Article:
In a couple of important blog posts, energy and economics researcher Gail Tverberg explains how the corona crisis has pushed an already strained global economy to the brink of collapse:
Citizens seem to be clamoring for shutdowns to prevent the spread of COVID-19. There is one major difficulty, however. Once an economy has been shut down, it is extremely difficult for the economy to recover back to the level it had reached previously. In fact, the longer the shutdown lasts, the more critical the problem is likely to be. China can shut down its economy for two weeks over the Chinese New Year, each year, without much damage. But, if the outage is longer and more widespread, damaging effects are likely.
A major reason why economies around the world will have difficulty restarting is because the world economy was in very poor shape before COVID-19 hit; shutting down major parts of the economy for a time leads to even more people with low wages or without any job. It will be very difficult and time-consuming to replace the failed businesses that provided these jobs.
When an outbreak of COVID-19 hit, epidemiologists recommended social distancing approaches that seemed to be helpful back in 1918-1919. The issue, however, is that the world economy has changed. Social distancing rules have a much more adverse impact on today’s economy than on the economy of 100 years ago. […]
If a large number of businesses are closed for an extended period, this will have many adverse impacts on the economy:
- Fewer goods and services, in total, will be made for the economy during the period of the shutdown.
- Many workers will be laid off, either temporarily or permanently. Goods and services will suddenly be less affordable for these former workers. Many will fall behind on their rent and other obligations.
- The laid off workers will be unable to pay much in taxes. In the US, state and local governments will need to cut back the size of their programs to match lower revenue because they cannot borrow to offset the deficit.
- If fewer goods and services are made, demand for commodities will fall. This will push the prices of commodities, such as oil and copper, very low.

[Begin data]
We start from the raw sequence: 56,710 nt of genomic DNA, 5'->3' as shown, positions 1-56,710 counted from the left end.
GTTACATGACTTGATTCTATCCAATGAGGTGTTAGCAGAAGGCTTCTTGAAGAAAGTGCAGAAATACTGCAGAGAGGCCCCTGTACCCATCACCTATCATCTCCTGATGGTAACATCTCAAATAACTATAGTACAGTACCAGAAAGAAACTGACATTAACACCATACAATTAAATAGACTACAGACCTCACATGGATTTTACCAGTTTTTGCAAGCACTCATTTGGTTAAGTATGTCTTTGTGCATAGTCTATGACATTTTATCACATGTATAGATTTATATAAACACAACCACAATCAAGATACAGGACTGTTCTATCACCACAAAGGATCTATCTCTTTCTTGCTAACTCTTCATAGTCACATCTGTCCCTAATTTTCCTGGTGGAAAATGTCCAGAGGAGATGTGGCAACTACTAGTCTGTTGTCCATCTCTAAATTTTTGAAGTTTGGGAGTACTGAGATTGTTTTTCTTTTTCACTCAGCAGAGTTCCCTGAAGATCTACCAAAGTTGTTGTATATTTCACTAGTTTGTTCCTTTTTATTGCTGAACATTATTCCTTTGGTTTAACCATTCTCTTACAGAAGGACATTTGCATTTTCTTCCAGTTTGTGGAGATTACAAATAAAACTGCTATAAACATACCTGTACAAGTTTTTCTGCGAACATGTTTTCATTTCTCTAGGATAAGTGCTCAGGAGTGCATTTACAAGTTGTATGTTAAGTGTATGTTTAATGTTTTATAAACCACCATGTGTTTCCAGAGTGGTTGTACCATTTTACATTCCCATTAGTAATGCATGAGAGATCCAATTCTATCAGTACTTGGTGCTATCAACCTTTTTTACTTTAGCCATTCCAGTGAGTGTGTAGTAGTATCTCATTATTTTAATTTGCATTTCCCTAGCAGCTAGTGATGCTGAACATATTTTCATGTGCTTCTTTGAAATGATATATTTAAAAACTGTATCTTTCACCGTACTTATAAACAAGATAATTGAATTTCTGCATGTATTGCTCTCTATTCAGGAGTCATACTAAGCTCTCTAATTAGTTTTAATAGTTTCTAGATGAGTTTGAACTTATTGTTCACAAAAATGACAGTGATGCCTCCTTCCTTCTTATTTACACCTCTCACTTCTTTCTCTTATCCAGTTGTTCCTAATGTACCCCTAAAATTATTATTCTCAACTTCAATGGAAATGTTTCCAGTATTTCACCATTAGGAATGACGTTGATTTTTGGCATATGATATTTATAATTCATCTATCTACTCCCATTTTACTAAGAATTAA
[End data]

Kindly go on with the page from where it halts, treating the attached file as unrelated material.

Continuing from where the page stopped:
Commodity producers, airlines and the travel industry are likely to head toward permanent contraction, further adding to layoffs.
- Broken supply lines become problems. For example:
A lack of parts from China has led to the closing of many automobile factories around the world.
There is not enough cargo capacity on airplanes because much cargo was carried on passenger flights previously, and passenger flights have been cut back.
These adverse impacts become increasingly destabilizing for the economy, the longer the shutdowns go on. It is as if a huge number of deletions are made simultaneously in Figure 1. Temporary margins, such as storage of spare parts in warehouses, can provide only a temporary buffer. The remaining portions of the economy become less and less able to support themselves. If the economy was already in poor shape, the economy may collapse. (…)
We seem to be reaching the limit of making our current global economic system work any longer. The only hope of partial salvation would seem to be if core parts of the world economy can be made to work in a more separate fashion for at least a few more years. In fact, oil and other fossil fuel production may continue, but for each country’s own use, with very limited trade.
There are likely to be big differences among economies around the world. For example, hunter-gathering may work for a few people, with the right skills, in some parts of the world. At the same time, more modern economies may exist elsewhere.
The new economy will have far fewer people and far less complexity. Each country can be expected to have its own currency, but this currency will likely be used only on a limited range of locally produced goods. Speculation in asset prices will no longer be a source of wealth.
It will be a very different world!
Inflation-adjusted gross domestic product (real GDP) is expected to decline by about 12 percent during the second quarter, equivalent to a decline at an annual rate of 40 percent for that quarter.
The unemployment rate is expected to average close to 14 percent during the second quarter.
Interest rates on 3-month Treasury bills and 10-year Treasury notes are expected to average 0.1 percent and 0.6 percent, respectively, during that quarter.
For fiscal year 2020, CBO’s early look at the fiscal outlook shows the following:
The federal budget deficit is projected to be $3.7 trillion.
Federal debt held by the public is projected to be 101 percent of GDP by the end of the fiscal year.
Greatest act of societal and economic self-destruction in history.